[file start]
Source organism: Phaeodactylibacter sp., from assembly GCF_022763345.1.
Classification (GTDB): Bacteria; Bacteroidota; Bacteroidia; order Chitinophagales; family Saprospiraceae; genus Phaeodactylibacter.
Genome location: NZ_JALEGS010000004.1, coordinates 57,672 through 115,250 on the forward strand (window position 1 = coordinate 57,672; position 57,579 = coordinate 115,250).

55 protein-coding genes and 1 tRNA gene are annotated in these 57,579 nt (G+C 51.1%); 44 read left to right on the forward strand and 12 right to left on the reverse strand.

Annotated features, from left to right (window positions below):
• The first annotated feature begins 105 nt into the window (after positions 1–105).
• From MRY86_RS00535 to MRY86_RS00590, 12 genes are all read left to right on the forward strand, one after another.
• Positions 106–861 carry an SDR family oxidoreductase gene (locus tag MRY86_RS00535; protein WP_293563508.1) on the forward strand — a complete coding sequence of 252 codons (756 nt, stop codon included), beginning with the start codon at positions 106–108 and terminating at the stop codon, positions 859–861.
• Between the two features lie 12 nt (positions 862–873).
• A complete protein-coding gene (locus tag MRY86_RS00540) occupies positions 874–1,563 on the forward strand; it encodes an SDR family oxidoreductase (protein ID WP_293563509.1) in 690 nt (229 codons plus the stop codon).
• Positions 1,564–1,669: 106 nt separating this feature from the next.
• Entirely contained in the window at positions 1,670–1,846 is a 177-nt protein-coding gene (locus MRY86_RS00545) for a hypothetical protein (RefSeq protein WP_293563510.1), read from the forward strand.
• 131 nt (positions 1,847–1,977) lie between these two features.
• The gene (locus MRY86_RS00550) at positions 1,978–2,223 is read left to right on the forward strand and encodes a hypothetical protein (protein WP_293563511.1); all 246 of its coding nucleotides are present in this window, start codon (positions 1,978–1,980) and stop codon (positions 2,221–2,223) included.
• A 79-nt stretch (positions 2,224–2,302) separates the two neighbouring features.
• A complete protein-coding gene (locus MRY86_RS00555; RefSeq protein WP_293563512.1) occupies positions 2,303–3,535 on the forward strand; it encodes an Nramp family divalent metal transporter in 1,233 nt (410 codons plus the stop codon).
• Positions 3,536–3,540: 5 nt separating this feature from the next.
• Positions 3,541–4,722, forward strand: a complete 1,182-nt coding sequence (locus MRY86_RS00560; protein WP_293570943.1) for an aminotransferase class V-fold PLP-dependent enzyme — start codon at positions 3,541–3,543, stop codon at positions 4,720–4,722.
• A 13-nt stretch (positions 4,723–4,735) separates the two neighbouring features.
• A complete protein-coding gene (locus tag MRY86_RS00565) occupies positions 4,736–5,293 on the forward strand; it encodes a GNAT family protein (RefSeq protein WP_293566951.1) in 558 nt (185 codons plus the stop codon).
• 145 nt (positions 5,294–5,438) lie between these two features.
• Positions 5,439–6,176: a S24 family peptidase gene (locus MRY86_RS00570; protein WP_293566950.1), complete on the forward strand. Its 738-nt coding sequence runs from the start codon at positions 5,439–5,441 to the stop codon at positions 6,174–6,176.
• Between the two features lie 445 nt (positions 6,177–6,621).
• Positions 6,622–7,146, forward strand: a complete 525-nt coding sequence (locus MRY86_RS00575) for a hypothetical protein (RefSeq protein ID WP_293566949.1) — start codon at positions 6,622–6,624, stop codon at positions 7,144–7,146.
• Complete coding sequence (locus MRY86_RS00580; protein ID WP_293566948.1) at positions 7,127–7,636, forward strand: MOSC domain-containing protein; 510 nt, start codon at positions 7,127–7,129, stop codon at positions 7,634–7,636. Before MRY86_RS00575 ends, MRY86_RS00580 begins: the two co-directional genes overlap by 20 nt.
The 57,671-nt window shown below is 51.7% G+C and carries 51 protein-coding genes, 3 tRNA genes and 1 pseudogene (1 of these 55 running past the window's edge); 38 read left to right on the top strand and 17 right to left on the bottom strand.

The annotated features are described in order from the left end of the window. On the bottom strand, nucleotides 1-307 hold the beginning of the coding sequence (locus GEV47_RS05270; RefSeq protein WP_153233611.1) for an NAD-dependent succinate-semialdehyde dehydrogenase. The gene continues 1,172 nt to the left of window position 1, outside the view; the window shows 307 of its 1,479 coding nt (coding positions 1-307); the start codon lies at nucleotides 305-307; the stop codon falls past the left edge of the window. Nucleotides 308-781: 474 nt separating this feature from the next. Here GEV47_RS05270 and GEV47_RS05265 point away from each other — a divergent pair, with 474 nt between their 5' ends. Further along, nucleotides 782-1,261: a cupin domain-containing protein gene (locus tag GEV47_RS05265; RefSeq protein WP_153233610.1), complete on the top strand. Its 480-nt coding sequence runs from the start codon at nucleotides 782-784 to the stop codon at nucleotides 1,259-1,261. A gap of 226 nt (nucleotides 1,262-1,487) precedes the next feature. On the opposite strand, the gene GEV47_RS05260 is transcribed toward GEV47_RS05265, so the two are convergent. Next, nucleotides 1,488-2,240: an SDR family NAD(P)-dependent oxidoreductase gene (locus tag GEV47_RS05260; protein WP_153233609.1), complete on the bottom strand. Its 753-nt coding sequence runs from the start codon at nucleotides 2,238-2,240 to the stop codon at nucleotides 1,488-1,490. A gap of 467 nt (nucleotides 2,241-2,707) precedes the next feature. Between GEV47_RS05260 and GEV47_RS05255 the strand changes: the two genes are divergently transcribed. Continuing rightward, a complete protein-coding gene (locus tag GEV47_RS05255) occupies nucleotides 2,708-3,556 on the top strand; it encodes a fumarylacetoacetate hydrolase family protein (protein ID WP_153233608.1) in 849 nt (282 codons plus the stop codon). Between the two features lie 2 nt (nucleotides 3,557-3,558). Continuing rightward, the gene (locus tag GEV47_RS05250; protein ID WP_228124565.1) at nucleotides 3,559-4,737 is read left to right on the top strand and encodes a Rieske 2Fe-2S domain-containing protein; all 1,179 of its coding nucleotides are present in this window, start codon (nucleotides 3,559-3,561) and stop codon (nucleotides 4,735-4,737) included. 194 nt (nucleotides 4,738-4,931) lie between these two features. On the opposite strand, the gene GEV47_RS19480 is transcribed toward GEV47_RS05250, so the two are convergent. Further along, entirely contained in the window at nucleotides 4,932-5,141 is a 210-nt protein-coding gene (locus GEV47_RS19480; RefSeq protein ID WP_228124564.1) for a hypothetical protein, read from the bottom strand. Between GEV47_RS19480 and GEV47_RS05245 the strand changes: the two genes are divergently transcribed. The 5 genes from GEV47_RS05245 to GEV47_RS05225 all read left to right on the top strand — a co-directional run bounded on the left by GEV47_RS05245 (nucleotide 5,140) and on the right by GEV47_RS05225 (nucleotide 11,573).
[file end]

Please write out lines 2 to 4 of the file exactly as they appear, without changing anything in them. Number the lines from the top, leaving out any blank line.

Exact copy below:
Classification (GTDB): Bacteria; Bacteroidota; Bacteroidia; order Chitinophagales; family Saprospiraceae; genus Phaeodactylibacter.
Genome location: NZ_JALEGS010000004.1, coordinates 57,672 through 115,250 on the forward strand (window position 1 = coordinate 57,672; position 57,579 = coordinate 115,250).

55 protein-coding genes and 1 tRNA gene are annotated in these 57,579 nt (G+C 51.1%); 44 read left to right on the forward strand and 12 right to left on the reverse strand.